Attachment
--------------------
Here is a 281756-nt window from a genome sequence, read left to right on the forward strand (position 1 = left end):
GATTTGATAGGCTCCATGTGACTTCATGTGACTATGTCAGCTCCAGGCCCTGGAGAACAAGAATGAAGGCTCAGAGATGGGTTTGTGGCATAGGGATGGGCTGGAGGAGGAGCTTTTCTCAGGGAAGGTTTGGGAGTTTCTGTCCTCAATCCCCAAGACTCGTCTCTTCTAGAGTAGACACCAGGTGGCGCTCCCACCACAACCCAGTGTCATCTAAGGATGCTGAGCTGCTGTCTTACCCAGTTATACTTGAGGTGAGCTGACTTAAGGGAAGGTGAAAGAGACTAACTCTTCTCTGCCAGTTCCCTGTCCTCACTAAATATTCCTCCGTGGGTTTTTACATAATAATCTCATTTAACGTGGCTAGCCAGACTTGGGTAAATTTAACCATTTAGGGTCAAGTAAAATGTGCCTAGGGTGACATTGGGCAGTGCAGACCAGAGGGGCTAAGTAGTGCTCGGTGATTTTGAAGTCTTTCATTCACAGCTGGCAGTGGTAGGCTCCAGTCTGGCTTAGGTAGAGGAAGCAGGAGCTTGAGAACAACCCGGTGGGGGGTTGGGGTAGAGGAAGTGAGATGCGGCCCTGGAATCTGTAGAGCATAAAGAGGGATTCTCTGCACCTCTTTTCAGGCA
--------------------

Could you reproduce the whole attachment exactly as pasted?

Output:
Here is a 281756-nt window from a genome sequence, read left to right on the forward strand (position 1 = left end):
GATTTGATAGGCTCCATGTGACTTCATGTGACTATGTCAGCTCCAGGCCCTGGAGAACAAGAATGAAGGCTCAGAGATGGGTTTGTGGCATAGGGATGGGCTGGAGGAGGAGCTTTTCTCAGGGAAGGTTTGGGAGTTTCTGTCCTCAATCCCCAAGACTCGTCTCTTCTAGAGTAGACACCAGGTGGCGCTCCCACCACAACCCAGTGTCATCTAAGGATGCTGAGCTGCTGTCTTACCCAGTTATACTTGAGGTGAGCTGACTTAAGGGAAGGTGAAAGAGACTAACTCTTCTCTGCCAGTTCCCTGTCCTCACTAAATATTCCTCCGTGGGTTTTTACATAATAATCTCATTTAACGTGGCTAGCCAGACTTGGGTAAATTTAACCATTTAGGGTCAAGTAAAATGTGCCTAGGGTGACATTGGGCAGTGCAGACCAGAGGGGCTAAGTAGTGCTCGGTGATTTTGAAGTCTTTCATTCACAGCTGGCAGTGGTAGGCTCCAGTCTGGCTTAGGTAGAGGAAGCAGGAGCTTGAGAACAACCCGGTGGGGGGTTGGGGTAGAGGAAGTGAGATGCGGCCCTGGAATCTGTAGAGCATAAAGAGGGATTCTCTGCACCTCTTTTCAGGCA